Law Firms

Law Firm Mergers Hit Record High, With a Big Month to Come


Merger mania continues in the legal sector with Friday’s announcement that Cleveland-based Baker & Hostetler is combining with intellectual-property boutique Woodcock Washburn of Philadelphia. The news brings the number of law firm merger announcements in the fourth quarter to 20, according to data compiled by law firm consultancy Altman Weil. The total so far for 2013 stands at 78. Get ready for those numbers to climb over the next four weeks because firms tend to announce such plans in December.

What’s in the most recent tie-up for 800-lawyer Baker & Hostetler? The firm’s intellectual property practice will grow by a little more than double, to 140 lawyers, should the partners of each firm vote to approve the deal. A vote is expected in early December, with the deal setto take effect on Jan. 1. “Woodock Washburn’s nationally known and highly regarded intellectual property practice strengthens our IP position, particularly for clients in the technology sector,” Baker & Hostetler executive partner Steven Kestner said in a statement.

Combining operations will bring the firm into three markets it currently lacks: Philadelphia, Seattle, and Atlanta. For firms looking to expand geographically, the conventional wisdom holds that the best and fastest way to do that is by merging with a firm in the targeted market.

For 68-lawyer Woodcock Washburn, its lawyers no doubt will have a larger pool of clients to draw on as part of a large, full-service firm. “Our clients will benefit from being able to tap into the various practice strengths within Baker & Hostetler,” said Joseph Lucci, a member of Woodcock’s policy committee.

It’s not a surprising move for the boutique, given the fate of other small IP shops over the last decade. IP work was traditionally handled only by boutiques until general-practice firms started adding that capability about 20 years ago—and more aggressively in the last 10 years. The competitive environment for smaller firms has become much more intense, and they’re competing against far deeper pockets.

With growth in IP work coming mostly from litigation (think: smartphone-patent fights) larger firms have the resources that boutiques lack to handle major disputes, as Lucci’s comment suggests. “The big firms have big, deep litigation practices, so they can marry those trial departments with an IP practice and basically offer a one-stop shop for big-ticket IP litigation,” says Altman Weil principal Ward Bower.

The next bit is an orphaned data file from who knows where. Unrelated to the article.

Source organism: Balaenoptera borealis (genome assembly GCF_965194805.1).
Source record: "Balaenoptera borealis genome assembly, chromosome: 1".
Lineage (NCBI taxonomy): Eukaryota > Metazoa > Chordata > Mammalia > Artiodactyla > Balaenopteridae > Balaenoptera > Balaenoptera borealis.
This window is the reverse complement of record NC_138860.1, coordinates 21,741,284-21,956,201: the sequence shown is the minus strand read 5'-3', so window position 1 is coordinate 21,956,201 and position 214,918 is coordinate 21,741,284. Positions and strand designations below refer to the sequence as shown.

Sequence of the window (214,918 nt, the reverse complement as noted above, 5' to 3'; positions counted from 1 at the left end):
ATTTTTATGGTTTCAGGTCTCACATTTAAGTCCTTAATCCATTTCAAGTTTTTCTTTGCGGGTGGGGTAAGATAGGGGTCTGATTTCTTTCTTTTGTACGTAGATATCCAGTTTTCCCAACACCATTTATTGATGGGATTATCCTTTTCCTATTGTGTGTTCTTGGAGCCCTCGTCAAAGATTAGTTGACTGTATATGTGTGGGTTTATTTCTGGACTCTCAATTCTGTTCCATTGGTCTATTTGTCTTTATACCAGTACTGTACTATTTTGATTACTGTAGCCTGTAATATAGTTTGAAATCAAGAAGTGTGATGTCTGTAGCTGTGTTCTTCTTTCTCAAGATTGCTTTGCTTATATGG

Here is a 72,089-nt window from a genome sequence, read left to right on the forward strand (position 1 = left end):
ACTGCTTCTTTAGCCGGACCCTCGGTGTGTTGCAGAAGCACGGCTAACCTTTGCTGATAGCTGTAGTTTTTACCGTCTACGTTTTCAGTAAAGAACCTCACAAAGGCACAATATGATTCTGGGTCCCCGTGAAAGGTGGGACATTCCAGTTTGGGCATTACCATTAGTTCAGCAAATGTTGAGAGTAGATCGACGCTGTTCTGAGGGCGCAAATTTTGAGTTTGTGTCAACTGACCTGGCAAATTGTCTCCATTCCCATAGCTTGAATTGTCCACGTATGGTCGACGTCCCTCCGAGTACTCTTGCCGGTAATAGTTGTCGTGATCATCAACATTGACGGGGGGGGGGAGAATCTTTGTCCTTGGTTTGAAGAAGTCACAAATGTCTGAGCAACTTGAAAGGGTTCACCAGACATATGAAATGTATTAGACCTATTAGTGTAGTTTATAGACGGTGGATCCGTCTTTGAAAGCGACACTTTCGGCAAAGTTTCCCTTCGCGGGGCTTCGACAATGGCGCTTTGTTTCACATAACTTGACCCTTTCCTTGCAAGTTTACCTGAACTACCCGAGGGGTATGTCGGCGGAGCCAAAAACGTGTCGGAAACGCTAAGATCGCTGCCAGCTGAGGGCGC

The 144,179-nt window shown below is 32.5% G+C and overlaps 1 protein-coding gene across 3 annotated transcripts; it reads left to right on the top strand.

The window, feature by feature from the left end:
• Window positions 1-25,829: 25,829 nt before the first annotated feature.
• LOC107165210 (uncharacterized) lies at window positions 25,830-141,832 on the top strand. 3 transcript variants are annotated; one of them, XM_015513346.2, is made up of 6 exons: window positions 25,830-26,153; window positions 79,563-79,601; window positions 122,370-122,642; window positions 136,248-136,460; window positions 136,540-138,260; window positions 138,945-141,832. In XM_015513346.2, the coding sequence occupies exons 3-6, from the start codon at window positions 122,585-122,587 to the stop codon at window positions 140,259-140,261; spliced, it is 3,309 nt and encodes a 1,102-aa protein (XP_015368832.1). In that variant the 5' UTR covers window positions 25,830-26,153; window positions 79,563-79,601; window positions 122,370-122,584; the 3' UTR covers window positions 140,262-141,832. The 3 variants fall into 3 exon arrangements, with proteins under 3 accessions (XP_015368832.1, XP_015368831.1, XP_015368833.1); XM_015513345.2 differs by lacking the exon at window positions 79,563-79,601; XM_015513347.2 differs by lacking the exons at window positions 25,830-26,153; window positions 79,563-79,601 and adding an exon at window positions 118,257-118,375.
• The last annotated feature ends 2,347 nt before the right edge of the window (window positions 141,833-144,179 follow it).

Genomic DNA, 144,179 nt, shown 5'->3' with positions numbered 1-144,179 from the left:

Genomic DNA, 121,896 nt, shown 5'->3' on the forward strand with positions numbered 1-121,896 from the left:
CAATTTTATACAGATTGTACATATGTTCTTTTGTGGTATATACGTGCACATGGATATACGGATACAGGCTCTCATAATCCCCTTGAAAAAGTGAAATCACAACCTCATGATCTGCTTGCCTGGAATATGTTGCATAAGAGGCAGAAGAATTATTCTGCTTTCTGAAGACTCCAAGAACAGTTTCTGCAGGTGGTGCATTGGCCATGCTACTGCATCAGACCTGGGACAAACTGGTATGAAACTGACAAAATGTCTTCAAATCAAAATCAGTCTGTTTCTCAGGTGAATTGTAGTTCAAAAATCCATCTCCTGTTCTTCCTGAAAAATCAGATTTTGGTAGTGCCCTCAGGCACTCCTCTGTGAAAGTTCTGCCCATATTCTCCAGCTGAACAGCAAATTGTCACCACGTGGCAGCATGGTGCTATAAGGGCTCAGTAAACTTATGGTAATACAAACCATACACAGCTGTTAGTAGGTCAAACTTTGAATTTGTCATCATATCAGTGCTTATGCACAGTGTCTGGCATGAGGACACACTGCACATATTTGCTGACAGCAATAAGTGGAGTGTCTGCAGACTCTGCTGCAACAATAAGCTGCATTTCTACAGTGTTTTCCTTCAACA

Baker & Hostetler’s pockets are plenty deep. The firm has struggled less than many other big firms through the recession, in large part because of its work liquidating Bernard L. Madoff Investment Securities. Partner Irving Picard has served as court-appointed trustee on the matter since 2009, an assignment that probably earned Baker & Hostetler hundreds of millions of dollars in fees. Picard has estimated that by 2014, the Madoff case will have generated fees of about $1 billion for lawyers and others advisers.

Those fees might, in part, boost the confidence of the firms’ leaders to talk merger. Bower says this year’s merger announcements—78 is a record high in the six years Altman Weil has tracked such activity—stem from growing confidence in a sustained, albeit tepid, recovery. Plans previously on the back burner, he says, are being dusted off and actively pursued. “Law firms are using this relatively slow economy to combine and gain market share through [these mergers], hoping they’ll be better positioned from a standpoint of strength,” Bower adds.

Time will tell how any of these combinations will work out—especially those that leave us scratching our heads.

Kessenides is an associate editor for Bloomberg Businessweek.

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